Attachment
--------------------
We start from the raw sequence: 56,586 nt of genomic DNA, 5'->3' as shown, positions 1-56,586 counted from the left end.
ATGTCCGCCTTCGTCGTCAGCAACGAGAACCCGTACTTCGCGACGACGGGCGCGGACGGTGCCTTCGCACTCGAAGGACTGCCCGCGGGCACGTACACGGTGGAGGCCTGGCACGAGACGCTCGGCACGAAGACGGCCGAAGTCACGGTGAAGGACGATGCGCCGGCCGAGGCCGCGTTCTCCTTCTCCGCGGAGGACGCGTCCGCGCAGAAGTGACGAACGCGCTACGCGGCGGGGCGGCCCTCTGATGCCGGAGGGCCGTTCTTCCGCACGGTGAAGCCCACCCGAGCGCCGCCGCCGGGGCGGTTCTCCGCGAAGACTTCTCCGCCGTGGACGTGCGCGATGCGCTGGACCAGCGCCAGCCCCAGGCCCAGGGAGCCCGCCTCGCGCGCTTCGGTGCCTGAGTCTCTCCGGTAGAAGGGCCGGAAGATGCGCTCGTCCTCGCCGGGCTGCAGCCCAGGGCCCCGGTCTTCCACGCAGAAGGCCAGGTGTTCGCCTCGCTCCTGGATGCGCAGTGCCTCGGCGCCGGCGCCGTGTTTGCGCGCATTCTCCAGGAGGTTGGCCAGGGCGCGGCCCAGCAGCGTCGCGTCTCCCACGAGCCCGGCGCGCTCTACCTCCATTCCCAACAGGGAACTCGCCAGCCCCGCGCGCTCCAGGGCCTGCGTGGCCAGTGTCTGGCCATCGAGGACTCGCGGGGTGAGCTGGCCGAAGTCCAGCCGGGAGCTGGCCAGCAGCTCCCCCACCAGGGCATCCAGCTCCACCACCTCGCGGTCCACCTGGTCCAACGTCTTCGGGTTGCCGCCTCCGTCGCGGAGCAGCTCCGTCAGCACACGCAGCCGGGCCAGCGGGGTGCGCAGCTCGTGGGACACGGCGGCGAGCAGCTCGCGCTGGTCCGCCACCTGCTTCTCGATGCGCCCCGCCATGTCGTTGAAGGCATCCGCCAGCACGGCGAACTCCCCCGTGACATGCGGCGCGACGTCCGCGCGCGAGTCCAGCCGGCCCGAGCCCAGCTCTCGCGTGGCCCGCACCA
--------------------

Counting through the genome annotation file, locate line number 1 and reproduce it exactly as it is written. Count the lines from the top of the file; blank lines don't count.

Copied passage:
We start from the raw sequence: 56,586 nt of genomic DNA, 5'->3' as shown, positions 1-56,586 counted from the left end.